Speech by Bank of Russia Governor Elvira Nabiullina at the 23rd International Banking Congress (St. Petersburg, 1 July 2014)

I’m glad to welcome the congress participants. I hope that the two-day discussions will be vigorous and useful and the congress will be able to discuss new and perhaps unconventional approaches to the solution of problems because the situation is also not quite standard.

I would like to explain the rationale of the Bank of Russia’s actions on a number of issues and tell about measures, which we are going to take in the near future.

What are the key objectives of the Bank of Russia? Price stability is the first objective. We have set a specific parameter for achieving this objective gradual inflation reduction to 4% in the next three years and keeping it at this level during the period of time sufficient for our economy’s restructuring and the adaptation of the ratio of prices in the economy. The objective of inflation reduction is being resolved simultaneously with a transition to the inflation targeting regime. This regime is better, so to speak, than simply an inflation reduction policy because it creates greater predictability and makes economic agents more confident in price stability.

Our second objective is to strengthen the banking sector and make it financially healthy by improving the system of regulation based on both the implementation of international standards and national regulatory requirements, and also through consistent and timely supervisory response measures. The third objective is to prevent the emergence and accumulation of systemic risks in the financial sphere, as well as overheating and bubbles in specific market segments (for example, consumer lending). The top priority objectives also include measures to develop the payment system and financial markets and ensure the Bank of Russia’s evolvement into a full-fledged mega-regulator.

Achieving of these objectives of strategic importance for us prompted the need for specific tactics in their implementation in the wake of specific developments at the start of the year. So, what are the specifics of the current situation? The first half of the year registered several intertwined trends, which had different nature but made a large cumulative impact on the Bank of Russia’s policy, first of all, its monetary policy. To speak concisely, these factors included the slowing of economic growth, global investors’ jittery sentiments in anticipation of monetary policy normalisation in advanced economies and the exacerbation of the geopolitical situation. So, the slower economic growth is the first trend (we expect economic growth at 0.4% this year). The Bank of Russia believes that the slowdown is attributed to internal rather than external and market factors as slower investment growth (investments have been in the negative field since the second quarter of 2013) and the low quality of management result in stagnating labour productivity. Meanwhile, the long-term demographic trend (working age population has been contracting by about 500,000 people a year since 2006) makes virtually impossible a recovery in high growth rates based on the employment of additional workforce. Higher labour productivity is the sole method to raise growth rates sustainably, while investments and the improved management quality are a critical factor of growth.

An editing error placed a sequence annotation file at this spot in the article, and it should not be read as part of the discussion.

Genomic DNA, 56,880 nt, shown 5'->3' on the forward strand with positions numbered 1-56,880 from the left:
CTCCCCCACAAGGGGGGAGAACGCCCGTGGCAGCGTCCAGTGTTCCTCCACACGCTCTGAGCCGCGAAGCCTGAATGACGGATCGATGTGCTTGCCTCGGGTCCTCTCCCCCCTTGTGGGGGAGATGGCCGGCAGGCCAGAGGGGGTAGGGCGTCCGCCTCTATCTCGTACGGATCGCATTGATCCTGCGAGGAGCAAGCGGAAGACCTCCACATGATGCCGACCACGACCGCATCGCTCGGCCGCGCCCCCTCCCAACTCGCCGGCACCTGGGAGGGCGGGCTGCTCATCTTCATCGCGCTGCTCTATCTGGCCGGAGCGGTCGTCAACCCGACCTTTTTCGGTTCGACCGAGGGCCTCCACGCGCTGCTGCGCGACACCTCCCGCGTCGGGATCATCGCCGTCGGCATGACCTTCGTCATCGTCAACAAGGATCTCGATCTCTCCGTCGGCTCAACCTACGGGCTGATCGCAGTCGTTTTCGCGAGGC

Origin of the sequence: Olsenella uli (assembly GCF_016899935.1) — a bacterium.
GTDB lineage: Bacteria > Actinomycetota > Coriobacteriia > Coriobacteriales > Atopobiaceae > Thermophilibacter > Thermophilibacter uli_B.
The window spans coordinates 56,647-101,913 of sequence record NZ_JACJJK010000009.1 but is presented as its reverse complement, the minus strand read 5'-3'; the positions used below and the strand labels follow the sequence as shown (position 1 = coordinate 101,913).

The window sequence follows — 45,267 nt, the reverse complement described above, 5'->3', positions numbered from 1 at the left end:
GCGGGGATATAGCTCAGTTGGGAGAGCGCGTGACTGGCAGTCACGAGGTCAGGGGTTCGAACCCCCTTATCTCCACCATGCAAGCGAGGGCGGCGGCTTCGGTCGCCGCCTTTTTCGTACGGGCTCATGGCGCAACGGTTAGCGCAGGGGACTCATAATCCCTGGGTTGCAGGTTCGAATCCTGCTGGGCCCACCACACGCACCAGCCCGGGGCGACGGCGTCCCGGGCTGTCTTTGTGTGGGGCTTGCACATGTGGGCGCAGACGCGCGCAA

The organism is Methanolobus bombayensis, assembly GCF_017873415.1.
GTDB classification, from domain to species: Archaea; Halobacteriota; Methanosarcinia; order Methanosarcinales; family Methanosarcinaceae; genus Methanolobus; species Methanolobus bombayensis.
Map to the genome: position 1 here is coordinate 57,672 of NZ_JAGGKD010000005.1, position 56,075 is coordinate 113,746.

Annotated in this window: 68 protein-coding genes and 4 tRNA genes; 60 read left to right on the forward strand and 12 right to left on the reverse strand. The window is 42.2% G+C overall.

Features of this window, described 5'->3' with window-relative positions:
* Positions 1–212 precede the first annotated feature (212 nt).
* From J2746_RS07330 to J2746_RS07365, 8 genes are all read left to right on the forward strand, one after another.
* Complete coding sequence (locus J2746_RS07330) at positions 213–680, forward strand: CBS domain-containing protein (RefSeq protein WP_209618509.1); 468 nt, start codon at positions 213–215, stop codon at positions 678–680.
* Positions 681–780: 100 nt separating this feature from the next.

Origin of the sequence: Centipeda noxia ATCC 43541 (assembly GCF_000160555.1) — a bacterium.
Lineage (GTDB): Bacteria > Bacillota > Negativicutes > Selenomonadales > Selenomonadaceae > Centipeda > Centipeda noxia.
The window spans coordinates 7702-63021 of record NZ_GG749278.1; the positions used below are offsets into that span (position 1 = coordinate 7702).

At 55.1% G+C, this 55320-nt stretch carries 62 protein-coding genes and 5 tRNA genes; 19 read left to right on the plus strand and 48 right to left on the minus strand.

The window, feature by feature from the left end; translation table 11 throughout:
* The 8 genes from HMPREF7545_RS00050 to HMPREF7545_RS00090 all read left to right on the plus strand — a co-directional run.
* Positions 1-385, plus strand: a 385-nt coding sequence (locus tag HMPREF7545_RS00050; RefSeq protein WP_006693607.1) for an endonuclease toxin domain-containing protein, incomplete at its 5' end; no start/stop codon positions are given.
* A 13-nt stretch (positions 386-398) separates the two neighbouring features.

What does this mean for the Bank of Russia? First of all, this means that the methods of monetary pumping, monetary stimulation of demand without adequate supply or structural and institutional measures leaded to an increase in private investors’ motivation to invest money in production and make efficient investments may only lead to the emergence of considerable inflation risks and the higher probability of the worst-case scenario, namely production stagnation amid high inflation. Another consequence for monetary policy, which stems from this understanding of the slower economic growth, is the awareness of the need of solving the problem of long money in the economy and the financial sector’s readiness to provide long-term financing when there is demand for investment loans.

At this point, I would like to make a departure in my speech. We believe that demand — the effective demand — for investment loans in the country is low. There are wishes — wishes and desires, as the phrase goes, but the demand based on financially viable investment projects is still low and the financial insolvency of most projects surely does not stem only from high interest rates. Incidentally, the real interest rate in Russia had been among the lowest for many years as compared with other emerging market countries. Nevertheless, we expect the demand for investment loans to grow as structural reforms are implemented and banks should be ready for this and should resolve the problem of the so-called bank scissors when the maturities for liabilities become shorter, while the maturities for assets increase.

Let me proceed further. The second factor. Global investors’ expectations of a tapering of quantitative easing programmes and normalisation of monetary policies in advanced economies exerted and continue to exert influence on the Bank of Russia’s policy, along with the internal factor of the slower economic growth. These expectations appear in fears and complacency, which change each other amid statements made by leading central banks. International capital flows, which have actually lost touch with fundamental factors of the state of the economy in a particular country, have become more volatile than usual and, apparently, this volatility will grow. Incidentally, low volatility observed in financial markets lately justifiably gives cause for concern to many analysts precisely because it may increase sharply, which may turn out to be a lull before the storm. This autumn will mark six years since the countries issuing reserve currencies launched unconventional, accommodative monetary policies. At present, these policies are still continued, although the USA and the UK have already started to speak about their possible tapering in the coming years. Meanwhile, these policies in Europe and Japan are only expanding. As a whole, six years are quite a big term to assess at least interim effects.